in post

29 November, 2020

Mahabharata

Garuda, a giant bird, got terribly hungry, so his mom suggested that he go and eat up the Nishadas, who were the autochthonous, probably pre-Aryan people of India. But she warned him to be careful not to eat a Brahmin because that would be like eating a fish-hook and would give him indigestion. So he went and swooped down "like Time, the finisher," laying dry the water in the ocean bay, along which they lived, and shaking the nearby mountains. The bewildered Nishadas came by the thousands and fell into his mouth. And he "crushed that race that feeds on all kinds of fish." But a Brahmin and his Nishada wife got stuck in his throat, so he said to himself that he must never swallow a Brahmin, even if he be the friend of evil-doers. He advised the Brahmin to escape from his mouth. The Brahmin asked to let him take his Nishada wife too, to which Garuda readily agreed.

So India was, in some ways, more tolerant in those genocidal times. Brahmins would marry adivasis (as Nishadas are called today) and, if they did, they and their wives would not be harmed.
Note: Valmiki, the composer of the Ramayana, is also said to have been an adivasi:

Wikipedia: "Although considered uncivilised and primitive,[34] Adivasis were usually not held to be intrinsically impure by surrounding (usually Dravidian or Aryan) caste Hindu populations, unlike Dalits, who were.[note 1][35] Thus, the Adivasi origins of Valmiki, who composed the Ramayana, were acknowledged"

From my Pinboard links

✭ Noam Chomsky: Trump Has Revealed the Extreme Fragility of American Democracy
https://truthout.org/articles/noam-chomsky-trump-has-revealed-the-extreme-fragility-of-ame
"If the U.S. were to apply for membership in the European Union today, it would probably be rejected. The radically undemocratic character of the Senate would be sufficient reason. There is surely something a little odd about the respected doctrine of “originalism,” holding that we should be bound by the ideas of a group of wealthy white slaveowners 250 years ago"

✭ Syria war photographer 'wounded by police' during Paris protest | World news | The Guardian
https://www.theguardian.com/world/2020/nov/29/syria-war-photographer-wounded-by-police-dur
"Press group says award-winning photojournalist Ameer Alhalbi fled Syria to take refuge from violence
journalism "

✭ Climate ‘apocalypse’ fears stopping people having children – study | Environment | The Guardian
https://www.theguardian.com/environment/2020/nov/27/climate-apocalypse-fears-stopping-peop
"People worried about the climate crisis are deciding not to have children because of fears that their offspring would have to struggle through a climate apocalypse, according to the first academic study of the issue."

✭ Microsoft productivity score feature criticised as workplace surveillance | Technology | The Guardian
https://www.theguardian.com/technology/2020/nov/26/microsoft-productivity-score-feature-cr
“The word dystopian is not nearly strong enough to describe the fresh hellhole Microsoft just opened up,” tweeted David Heinemeier Hansson, co-founder of the office productivity suite Basecamp. “Just as the reputation of a new and better company was being built, they detonate it with the most invasive workplace surveillance scheme yet to hit mainstream."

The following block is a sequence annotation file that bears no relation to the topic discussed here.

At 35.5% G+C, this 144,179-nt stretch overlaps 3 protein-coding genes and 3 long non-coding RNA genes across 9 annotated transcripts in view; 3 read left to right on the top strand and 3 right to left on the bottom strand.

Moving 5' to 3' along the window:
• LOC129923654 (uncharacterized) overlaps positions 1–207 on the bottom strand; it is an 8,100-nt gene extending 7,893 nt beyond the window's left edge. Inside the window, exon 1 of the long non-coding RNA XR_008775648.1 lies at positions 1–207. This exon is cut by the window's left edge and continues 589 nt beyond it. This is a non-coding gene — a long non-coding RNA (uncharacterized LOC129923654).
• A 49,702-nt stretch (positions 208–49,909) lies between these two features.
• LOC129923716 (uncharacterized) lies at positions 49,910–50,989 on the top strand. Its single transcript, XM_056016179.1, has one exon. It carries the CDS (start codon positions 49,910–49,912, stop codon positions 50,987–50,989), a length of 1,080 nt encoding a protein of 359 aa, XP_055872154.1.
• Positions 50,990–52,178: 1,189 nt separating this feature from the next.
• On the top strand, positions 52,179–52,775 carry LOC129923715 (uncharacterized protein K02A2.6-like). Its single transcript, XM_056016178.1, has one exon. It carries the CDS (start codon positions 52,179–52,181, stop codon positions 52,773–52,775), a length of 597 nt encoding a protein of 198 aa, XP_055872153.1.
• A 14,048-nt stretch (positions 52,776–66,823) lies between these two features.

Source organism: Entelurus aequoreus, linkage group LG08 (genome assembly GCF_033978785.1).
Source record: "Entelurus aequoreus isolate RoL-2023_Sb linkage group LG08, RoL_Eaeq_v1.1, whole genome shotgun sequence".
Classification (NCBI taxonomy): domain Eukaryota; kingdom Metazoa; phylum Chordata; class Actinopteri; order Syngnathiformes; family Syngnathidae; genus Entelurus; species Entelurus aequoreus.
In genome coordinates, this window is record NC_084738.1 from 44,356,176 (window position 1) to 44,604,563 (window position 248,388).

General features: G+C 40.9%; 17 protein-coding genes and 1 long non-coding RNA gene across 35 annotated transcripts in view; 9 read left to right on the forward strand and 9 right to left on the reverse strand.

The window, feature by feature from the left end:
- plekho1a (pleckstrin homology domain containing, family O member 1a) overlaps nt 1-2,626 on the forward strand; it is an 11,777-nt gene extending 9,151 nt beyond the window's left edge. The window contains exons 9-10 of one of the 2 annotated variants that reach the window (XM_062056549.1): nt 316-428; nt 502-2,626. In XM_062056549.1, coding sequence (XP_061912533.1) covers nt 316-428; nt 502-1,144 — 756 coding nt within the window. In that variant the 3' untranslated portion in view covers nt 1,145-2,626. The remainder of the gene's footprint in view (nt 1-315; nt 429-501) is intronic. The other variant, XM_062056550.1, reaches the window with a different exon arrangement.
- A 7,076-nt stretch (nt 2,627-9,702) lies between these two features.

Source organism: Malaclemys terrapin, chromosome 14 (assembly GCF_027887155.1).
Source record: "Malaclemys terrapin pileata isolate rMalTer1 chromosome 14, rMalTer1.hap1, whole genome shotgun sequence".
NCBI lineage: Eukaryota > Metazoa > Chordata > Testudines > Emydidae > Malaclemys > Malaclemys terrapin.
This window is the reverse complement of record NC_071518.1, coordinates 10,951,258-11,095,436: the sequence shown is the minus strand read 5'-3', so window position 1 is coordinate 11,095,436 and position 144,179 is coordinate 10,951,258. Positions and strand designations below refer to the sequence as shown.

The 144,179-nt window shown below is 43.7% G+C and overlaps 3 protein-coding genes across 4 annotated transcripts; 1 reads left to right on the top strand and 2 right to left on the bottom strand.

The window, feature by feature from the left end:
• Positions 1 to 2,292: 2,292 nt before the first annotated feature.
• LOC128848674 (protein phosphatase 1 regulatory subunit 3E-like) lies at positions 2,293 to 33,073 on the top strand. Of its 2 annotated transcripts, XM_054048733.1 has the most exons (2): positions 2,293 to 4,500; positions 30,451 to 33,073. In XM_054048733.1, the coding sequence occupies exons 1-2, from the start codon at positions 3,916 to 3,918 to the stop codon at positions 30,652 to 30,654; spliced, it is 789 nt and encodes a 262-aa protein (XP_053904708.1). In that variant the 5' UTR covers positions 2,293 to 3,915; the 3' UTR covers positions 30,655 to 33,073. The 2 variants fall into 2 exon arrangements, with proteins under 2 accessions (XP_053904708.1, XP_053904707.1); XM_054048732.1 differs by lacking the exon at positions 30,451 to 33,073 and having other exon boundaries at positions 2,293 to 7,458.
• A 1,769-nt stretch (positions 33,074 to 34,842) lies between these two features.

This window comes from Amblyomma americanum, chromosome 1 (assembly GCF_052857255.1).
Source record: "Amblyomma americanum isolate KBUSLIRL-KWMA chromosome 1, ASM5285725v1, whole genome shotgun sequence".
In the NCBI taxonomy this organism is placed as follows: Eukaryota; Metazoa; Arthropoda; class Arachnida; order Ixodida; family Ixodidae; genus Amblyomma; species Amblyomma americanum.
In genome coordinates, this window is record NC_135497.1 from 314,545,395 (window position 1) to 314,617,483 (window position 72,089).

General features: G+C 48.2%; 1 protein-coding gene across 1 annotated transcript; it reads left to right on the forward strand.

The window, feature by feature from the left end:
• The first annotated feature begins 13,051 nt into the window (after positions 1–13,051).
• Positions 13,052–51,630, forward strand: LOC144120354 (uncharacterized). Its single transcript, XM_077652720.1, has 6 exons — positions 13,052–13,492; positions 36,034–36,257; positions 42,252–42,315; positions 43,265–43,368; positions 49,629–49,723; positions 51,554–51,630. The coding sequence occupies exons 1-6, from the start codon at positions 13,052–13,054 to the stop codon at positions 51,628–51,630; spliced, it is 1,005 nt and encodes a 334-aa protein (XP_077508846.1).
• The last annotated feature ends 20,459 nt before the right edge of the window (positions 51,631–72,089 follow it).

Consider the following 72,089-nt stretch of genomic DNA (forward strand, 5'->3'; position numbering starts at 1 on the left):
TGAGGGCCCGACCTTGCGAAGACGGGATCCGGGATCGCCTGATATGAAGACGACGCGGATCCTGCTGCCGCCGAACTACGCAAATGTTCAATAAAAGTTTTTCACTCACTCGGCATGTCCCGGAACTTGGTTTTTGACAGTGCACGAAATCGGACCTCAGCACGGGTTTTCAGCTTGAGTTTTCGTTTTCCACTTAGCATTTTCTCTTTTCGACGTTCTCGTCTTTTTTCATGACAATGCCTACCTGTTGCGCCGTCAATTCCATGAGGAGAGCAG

“Being under constant surveillance in the workplace is psychological abuse,” Heinemeier Hansson added. “Having to worry about looking busy for the stats is the last thing we need to inflict on anyone right now.”

✭ European Parliament Votes For Right To Repair - Slashdot
https://slashdot.org/story/20/11/25/2324204/european-parliament-votes-for-right-to-repair
"By
 adopting this report, the European Parliament sent a clear message: harmonized mandatory labelling indicating durability and tackling premature obsolescence at EU level are the way forward," said Rapporteur David Cormand, MEP from France. The vote calls for the EU Commission to "develop and introduce mandatory labelling, to provide clear, immediately visible and easy-to-understand information to consumers on the estimated lifetime and reparability of a product at the time of purchase."

It seems like labeling is always the easiest thing to implement. It would be nice to see a law requiring goods to be repairable. Companies routinely tell us that opening a device will violate warranty and I think that some even say that repair is illegal.

✭ 1% of farms operate 70% of world's farmland | Environment | The Guardian
https://www.theguardian.com/environment/2020/nov/24/farmland-inequality-is-rising-around-t
"Over the past four decades, the biggest shift from small to big was in the United States and Europe, where ownership is in fewer hands and even individual farmers work under strict contracts for retailers, trading conglomerates and investment funds.

Ward said these financial arrangements are now spreading to the developing world, which is accelerating the decline of soil quality, the overuse of water resources, and the pace of deforestation."

✭ Australia refuses to confirm prisoner swap to get Kylie Moore-Gilbert out of Iran | World news | The Guardian
https://www.theguardian.com/world/2020/nov/26/australia-refuses-to-confirm-prisoner-swap-t
“Kylie was held to ransom by the Iranian regime which saw fit to take an innocent Australian woman hostage in order to bring its own convicted prisoners abroad home,” the campaign group said in a statement. “It’s a despicable business model with incalculable human consequences.”

She has only good things to say about Iranians, and that's the way it should be. We need to differentiate between people and the terrible regimes that govern them (and most of us.)

She was freed in exchange for Iranian prisoners convicted of terrorism - they had intended to blow up an Israeli diplomat. Shortly after the prisoner exchange, an Iranian top nuclear scientist was assassinated, probably by Israel, in Teheran.